4 Very Different Travel Pitches, All Successful
During a recent foray back into the freelance world, I won an assignment with Hong Kong’s biggest broadsheet newspaper that I didn’t expect to win. It got me thinking about the various ways to pitch and how they can all strike a chord with the right person, at the right time.
I spoke to three other freelancers about stories they won at high-profile publications and the pitch process they went through and describe them all below.
1. The complete, ready-written feature
The publication: South China Morning Post
The story: How To Survive A Hong Kong Massage
The deliverables: 1,000 words + 3 images
The fee: US$515
The author: Me
I went for a foot massage in Hong Kong, as I do occasionally, and it was hilarious and terrible and perfect fodder for a funny Facebook post, I thought. That Facebook post went on longer than I expected, so it became a blog post. If it’s going to be a 1,000-word blog post, I thought, why don’t I try and sell it somewhere first?
The next day the lifestyle features editor at the South China Morning Post popped up in my LinkedIn feed – I’d connected with her, despite never having met her, months prior. So I wrote her:
I’m a writer and editor in HK, and have a story I’d like to pitch. I was CNN Travel’s homepage editor for 5 years and now run the online editorial for LE PAN, a wine and luxury lifestyle magazine.
Story idea below, and full story attached.
Do let me know if you’re interested. If I’ve got the wrong person, could you pass this onto to someone at the Post who might run it?
Possibly Hong Kong’s most stressful, hilarious massage
A humour piece about a recent trip to a massage shop in SYP, which turned out to be someone’s living room. I recount my massage, during which a washing machine thudded and hummed throughout, lunch was cooked, screams of pain were heard from distant rooms, schoolkids ran riot and noisy card games were played.
I also have a few pictures of the ‘experience’ should you want.
I attached the full article and a few emails later (to clarify if I had pictures (I did) and some extra details), got the commission. The piece ran on the SCMP website about six weeks later. I chose to break one of my own rules and attached the full piece before the assign because I felt I had nothing to lose as it was already written, but more importantly because the selling point of the piece was its humour and I feared describing the humour in a short par or two rather than showing it for her own evaluation might sell it a little short.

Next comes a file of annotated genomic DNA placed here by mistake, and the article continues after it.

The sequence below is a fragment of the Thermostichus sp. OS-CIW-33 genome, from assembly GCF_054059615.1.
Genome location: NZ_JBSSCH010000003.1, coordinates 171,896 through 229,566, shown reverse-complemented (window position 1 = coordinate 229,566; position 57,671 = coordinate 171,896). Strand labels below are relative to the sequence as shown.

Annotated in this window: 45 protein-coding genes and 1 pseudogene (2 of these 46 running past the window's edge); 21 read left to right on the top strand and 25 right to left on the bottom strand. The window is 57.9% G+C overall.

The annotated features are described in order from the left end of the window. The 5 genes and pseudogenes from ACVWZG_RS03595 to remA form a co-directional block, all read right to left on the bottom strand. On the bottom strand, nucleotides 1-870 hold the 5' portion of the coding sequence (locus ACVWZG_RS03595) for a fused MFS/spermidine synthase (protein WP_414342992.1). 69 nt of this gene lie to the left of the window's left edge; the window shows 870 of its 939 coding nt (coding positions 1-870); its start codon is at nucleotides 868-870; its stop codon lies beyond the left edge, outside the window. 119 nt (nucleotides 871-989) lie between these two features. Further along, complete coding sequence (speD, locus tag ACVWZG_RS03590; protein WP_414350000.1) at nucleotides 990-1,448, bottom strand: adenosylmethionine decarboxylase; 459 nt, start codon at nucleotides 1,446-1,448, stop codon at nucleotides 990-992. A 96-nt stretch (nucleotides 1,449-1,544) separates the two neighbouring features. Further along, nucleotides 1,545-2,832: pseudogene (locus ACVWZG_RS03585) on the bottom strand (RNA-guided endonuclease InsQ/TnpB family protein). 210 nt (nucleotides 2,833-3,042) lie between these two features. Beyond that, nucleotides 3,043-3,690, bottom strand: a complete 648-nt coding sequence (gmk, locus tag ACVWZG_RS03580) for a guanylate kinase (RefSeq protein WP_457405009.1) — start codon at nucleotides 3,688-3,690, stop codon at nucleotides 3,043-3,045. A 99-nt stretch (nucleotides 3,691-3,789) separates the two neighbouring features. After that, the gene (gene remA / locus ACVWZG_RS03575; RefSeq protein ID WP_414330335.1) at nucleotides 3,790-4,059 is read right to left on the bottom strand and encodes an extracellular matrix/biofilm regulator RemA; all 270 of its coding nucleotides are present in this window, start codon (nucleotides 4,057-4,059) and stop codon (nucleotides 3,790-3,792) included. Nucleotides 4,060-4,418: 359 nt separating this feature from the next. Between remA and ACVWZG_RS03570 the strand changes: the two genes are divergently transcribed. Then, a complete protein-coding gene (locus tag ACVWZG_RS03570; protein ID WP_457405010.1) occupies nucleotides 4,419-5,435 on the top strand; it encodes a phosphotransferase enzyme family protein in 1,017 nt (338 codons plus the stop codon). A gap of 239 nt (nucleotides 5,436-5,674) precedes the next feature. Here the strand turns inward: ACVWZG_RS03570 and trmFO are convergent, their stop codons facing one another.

You’ll note however that the synopsis and pitch within my email were as I advise freelancers to pitch, and I hope this helped at least convince her to open the attachment.
2. The idea that’s already sold
The publication: BBC Travel
The story: A Sunday ritual for 300,000 women
The deliverables: 1,000 words + 3 images
The fee: “The BBC’s standard fee” (JD: Which is US$350-450)
The author: Chris Dwyer
Pitching the Beeb was “pretty simple” says Chris, who runs a food blog out of Hong Kong. “They put an alert out on Travmedia for HK based stories – I sent them the idea about the helpers story” – proof that it pays to sign up to and monitor freelance and writing message boards and communities.
Chris had already had successful commissions with this story idea for a couple of Hong Kong-based publications, so it was a great idea to pitch. Not only was he getting extra mileage out of the research he’d done already, he had proof it was the kind of idea that editors liked. “It’s a story I’d looked at first for Roads and Kingdoms, but wanted to take more mainstream,” he says. “It always amazed me how these domestic helpers (although ‘workers’ is more apt) sat outside come rain or shine and were so often overlooked when doing so. They had some amazing stories to tell, while the food was a revelation.”
3. The local story that hasn’t spread … yet
The publication: The New York Times
The story: Plastic roads offer greener way to travel in India
The deliverables: 1,400 words
The fee: US$500
The author: Mridu Khullar Relph
Mridu, based in London and who has a great blog of her own on the freelance life, spotted a story in a local newspaper when she lived in India that was quirky and interesting and, more importantly, had not been picked up by any of the big Western media titles. Having met a NYT writer at dinner not long before she asked for the name of the right editor to send her idea to, received it from her dinner contact and a few weeks later got her first byline in the NYT. She wrote for the NYT several times after that too.